Farewell, tobacco. You’re a drug now and we don’t hang out with druggies. But, oh, before you fell, what history, what innocent bliss, what romance! They can’t take that away from us; even though President Obama has signed into law a bill which classifies tobacco as a drug, and the Food and Drug Administration will be landing its troops in Marlboro Country any day now, there are memories.
Tobacco has killed in my family, so I should have no brief for it, but I do. Close friends have died, too; or they’re lung cancer survivors.
Yet it was tobacco that sustained the early settles of Virginia (which gave its name to the most popular variety of cigarette tobacco) and it remained an economic force until recent times.
In distant Zimbabwe, were I grew up, tobacco was king. Tobacco dwarfed corn as the cash crop of choice; and even city dwellers admired tobacco farmers, frequently known as “tobacco barons.”
At my school, the boys whose fathers grew tobacco were the plutocrats, Of course, they really weren’t that rich–it was just in relation to the rest of the population. They could do things that their relative wealth made possible; things like taking European vacations and buying new cars every few years.
There were, in those days, whispers about the health effects of smoking. The editor of the farming paper asked me to go out and find out if it was only American tobacco that was a problem and not the local crop. He was determined to be right, but no such luck.
Later, in the 1960s, I heard cigarette workers in Richmond, Va., proclaim that the famous Surgeon General’s report on smoking and health was a “communist plot.”
Tobacco favored light, sandy soils that were not ideal for citrus, corn, soy, or tea: the crops that sustained Zimbabwe’s economy until President Robert Mugabe destroyed the farming class, and farming productivity dwindled and ceased. I loved visiting tobacco farms. You would walk down the rows feeling the leaves, which left a slightly sticky residue on your hands. And I reveled in the heavy smell in the curing barns.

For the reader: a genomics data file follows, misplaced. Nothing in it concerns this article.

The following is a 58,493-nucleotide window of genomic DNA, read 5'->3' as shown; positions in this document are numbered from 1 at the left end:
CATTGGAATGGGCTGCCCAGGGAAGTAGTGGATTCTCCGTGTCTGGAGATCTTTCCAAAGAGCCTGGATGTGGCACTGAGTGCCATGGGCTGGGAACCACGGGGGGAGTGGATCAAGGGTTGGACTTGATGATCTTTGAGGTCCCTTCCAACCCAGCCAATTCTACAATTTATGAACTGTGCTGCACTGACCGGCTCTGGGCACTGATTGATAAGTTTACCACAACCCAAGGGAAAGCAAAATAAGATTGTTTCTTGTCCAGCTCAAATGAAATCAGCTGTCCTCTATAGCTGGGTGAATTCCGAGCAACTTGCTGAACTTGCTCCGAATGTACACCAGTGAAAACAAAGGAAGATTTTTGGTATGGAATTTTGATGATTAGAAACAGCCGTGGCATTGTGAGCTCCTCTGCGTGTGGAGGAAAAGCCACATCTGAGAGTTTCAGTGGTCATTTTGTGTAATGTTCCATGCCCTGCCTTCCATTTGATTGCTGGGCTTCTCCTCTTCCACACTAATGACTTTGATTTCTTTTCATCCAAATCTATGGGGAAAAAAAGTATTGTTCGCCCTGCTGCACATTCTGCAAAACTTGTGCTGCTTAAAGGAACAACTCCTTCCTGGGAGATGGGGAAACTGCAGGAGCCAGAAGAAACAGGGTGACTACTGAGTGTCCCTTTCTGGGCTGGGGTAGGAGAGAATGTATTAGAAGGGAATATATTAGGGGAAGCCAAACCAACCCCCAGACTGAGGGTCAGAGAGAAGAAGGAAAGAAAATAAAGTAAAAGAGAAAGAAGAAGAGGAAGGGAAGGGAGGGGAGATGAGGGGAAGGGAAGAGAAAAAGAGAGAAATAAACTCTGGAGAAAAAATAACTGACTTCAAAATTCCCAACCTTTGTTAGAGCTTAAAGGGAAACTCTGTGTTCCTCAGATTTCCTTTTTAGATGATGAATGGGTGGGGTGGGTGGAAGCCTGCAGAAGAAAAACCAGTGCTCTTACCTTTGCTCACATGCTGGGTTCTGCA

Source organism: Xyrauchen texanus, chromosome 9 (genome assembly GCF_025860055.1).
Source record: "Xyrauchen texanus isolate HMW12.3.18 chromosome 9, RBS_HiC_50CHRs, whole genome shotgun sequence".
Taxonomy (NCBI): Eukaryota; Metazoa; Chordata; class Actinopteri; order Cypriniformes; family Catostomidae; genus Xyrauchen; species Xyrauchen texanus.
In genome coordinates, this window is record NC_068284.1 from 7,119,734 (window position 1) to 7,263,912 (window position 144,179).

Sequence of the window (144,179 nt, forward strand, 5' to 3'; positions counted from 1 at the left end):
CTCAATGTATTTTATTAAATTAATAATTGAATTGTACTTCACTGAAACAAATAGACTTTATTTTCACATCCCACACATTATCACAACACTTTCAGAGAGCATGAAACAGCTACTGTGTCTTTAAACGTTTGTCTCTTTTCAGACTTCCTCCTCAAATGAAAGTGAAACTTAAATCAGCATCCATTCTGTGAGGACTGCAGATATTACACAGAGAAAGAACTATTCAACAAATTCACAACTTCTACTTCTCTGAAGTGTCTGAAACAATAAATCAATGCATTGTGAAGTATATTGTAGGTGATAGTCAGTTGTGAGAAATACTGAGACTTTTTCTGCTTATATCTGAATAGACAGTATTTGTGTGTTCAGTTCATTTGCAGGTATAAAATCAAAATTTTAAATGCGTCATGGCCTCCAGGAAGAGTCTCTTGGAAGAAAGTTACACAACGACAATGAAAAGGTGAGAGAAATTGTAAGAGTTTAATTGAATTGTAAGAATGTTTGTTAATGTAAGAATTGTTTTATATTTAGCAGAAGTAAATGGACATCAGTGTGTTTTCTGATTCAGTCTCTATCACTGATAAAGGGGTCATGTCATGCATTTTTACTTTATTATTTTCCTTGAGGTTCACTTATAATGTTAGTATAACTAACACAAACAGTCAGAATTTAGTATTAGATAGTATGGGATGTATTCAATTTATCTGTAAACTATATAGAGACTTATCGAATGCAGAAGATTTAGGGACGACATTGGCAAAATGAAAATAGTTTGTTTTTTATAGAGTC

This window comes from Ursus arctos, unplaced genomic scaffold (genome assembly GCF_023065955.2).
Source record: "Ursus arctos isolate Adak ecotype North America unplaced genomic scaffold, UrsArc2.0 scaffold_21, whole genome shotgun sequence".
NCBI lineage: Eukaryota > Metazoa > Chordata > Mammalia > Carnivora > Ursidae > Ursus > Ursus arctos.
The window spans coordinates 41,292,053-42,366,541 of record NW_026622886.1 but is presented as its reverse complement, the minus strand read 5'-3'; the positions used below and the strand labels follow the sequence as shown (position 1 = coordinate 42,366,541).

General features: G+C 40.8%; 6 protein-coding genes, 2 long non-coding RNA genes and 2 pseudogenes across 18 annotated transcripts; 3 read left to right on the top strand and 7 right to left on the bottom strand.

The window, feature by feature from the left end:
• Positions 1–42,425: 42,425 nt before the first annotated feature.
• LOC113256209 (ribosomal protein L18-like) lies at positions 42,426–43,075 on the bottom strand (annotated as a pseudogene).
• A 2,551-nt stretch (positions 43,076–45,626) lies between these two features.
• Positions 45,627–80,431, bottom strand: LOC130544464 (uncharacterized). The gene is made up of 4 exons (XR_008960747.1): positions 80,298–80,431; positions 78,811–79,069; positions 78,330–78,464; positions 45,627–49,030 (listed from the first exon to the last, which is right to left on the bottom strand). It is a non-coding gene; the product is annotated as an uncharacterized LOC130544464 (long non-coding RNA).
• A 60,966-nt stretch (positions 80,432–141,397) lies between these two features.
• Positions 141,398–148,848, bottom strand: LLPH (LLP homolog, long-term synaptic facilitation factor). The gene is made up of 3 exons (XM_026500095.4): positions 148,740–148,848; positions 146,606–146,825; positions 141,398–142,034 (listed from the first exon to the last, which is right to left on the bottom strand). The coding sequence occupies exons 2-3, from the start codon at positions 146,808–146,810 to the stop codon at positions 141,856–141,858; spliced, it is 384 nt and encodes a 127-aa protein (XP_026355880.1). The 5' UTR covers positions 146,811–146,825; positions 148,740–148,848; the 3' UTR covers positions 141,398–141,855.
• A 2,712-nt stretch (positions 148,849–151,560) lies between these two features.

Later, living in England, I learned of the other pleasure of tobacco: the luxurious smokerama: glorious Cartier gold lighters, exquisite Tiffany silver cigarette boxes, elegant lacquered cigarette holders (could we have had Coward without them?), cigar cutters and humidors (Kennedy’s revenge against Castro), pipes of all kinds, from brier to Meerschaum to corn cob. Could MacArthur have prevailed without his modest corn cob pipe or Churchill triumphed without a mighty cigar?
There’s no more Sobranie Cocktail or Black Russian cigarettes in a girlfriend’s Christmas stocking, no Oval Turkish in Dad’s; and little brother who thought it was cool to upset people with a pack of Gaulois stuffed in his back pocket won’t be getting the satisfaction again.
Those great movies of the 1930s and 1940s depended on cigarettes as props. When the director called “action” someone was expected to light up. Now, only the villains light up. Some revisionists have suggested that old movies should be edited to remove the cigarettes so that children will not be tempted to take up the habit. But Bogart, Cagney, Cooper, Gable and Mitchum, to say nothing of Davis and Crawford, would be unsexy if film editors took away their oral satisfiers. Their characters would go up in smoke, so to speak.
Sadly, all bad things must come to an end. Remember that Venetian glass ashtray, that sophisticated cigarette holder, even that vintage Ronson lighter, well, they are all now drug paraphernalia. –For the Hearst-New York Times Syndicate
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